Change can be uncomfortable, and although it is sometimes welcome and taken in stride, it is not uncommon for new ideas, approaches, and designations to have unexpected ripples and generate feedback.
In this issue we include several articles highlighting changes in healthcare and novel ideas that can have a significant impact on providers and their patients.
Recently, the National Association of Specialty Pharmacy provided an answer to the continuous requests for regulatory definitions of specialty pharmacy and specialty medications. This month’s The First Word expands on the new definitions and discusses the impact these new definitions have on community pharmacy, accreditation and licensing needed for specialty pharmacy, and the importance of keeping options for patients and physicians open (see “New Specialty Pharmacy and Specialty Medication Definitions Commendable but Exclusionary”). After reading the article, send us your feedback and tell us what you think about these definitions.
This issue of Inside Patient Care also includes an article that gives prominence to the imperative role of pharmacists in accountable care organizations (ACOs), with specific regard to direct and indirect patient care, and being a good partner in the system (see “The Imperative Role of Pharmacists in Accountable Care” ). “In ACOs, pharmacists can play a larger role to ensure cross-continuum medication adherence, and optimal medication action plans,” states Scott D. Pope, PharmD, Vice President of Strategic Marketing – Pharmacy, Premier, Inc, Charlotte, NC.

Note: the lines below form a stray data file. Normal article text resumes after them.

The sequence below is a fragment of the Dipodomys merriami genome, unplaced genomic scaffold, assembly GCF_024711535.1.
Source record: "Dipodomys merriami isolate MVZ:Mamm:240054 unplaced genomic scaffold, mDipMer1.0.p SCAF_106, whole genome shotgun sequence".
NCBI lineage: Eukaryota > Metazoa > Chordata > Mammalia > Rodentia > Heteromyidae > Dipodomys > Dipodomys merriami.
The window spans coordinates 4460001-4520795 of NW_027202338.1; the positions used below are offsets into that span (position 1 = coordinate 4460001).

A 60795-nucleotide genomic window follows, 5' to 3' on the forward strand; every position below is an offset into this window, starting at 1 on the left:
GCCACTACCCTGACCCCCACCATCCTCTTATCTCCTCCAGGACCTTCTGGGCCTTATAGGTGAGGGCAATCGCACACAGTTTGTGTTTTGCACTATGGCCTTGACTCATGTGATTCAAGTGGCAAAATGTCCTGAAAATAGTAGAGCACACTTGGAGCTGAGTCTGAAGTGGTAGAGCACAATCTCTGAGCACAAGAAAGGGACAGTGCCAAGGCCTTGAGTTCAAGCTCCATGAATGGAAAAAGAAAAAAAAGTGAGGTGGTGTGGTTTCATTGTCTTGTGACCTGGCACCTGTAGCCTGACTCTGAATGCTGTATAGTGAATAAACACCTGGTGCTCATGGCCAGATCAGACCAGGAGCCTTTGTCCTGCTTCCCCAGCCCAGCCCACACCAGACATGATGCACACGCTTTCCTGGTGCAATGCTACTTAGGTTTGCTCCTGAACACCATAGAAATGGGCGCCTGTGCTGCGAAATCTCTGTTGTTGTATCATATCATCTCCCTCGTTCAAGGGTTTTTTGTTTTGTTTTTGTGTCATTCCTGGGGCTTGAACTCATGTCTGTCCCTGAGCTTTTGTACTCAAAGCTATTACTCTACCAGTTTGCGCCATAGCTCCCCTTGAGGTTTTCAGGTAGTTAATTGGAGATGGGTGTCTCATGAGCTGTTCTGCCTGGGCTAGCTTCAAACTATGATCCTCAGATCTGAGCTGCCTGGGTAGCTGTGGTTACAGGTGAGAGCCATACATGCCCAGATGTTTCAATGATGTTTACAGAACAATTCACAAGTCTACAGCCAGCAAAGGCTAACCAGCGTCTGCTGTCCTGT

Another featured article highlights the perspectives of patients, community pharmacists, and reimbursement decision makers on consumer engagement with the primary care healthcare system, the role of the pharmacy profession in the provision of care services, and payers’ willingness to reimburse pharmacy-directed primary care services (see “Integrating Community Pharmacies into Primary Care Delivery”).
“This qualitative study of patients, pharmacists, and payers highlights opportunities and gaps between current and future provision of primary care through convenience clinics,” explains Mark A. Munger, PharmD, Professor, Department of Pharmacotherapy, University of Utah, Salt Lake City, and colleagues. “Patients and pharmacists both acknowledge the possibility of expanded primary care offerings through these clinics, and potential benefits in terms of improved access and convenience, but are split between those who hold the more traditional dispenser-advisor model, and those who favor a more progressive primary care provider model.”
Other themes explored in this issue include the ever-changing landscape of hepatitis C virus treatment (see “Direct-Acting Antivirals for Patients with Hepatitis C Virus”), sleep hygiene advice that may be useful for promoting regular sleep (see “5 Tips for Better Sleep Habits”), and how to manage a patient receiving dual anticoagulation therapy (see Dual Therapy Debacle).
We hope you enjoy this issue of Inside Patient Care, and look forward to receiving your feedback on the topics we cover throughout the journal.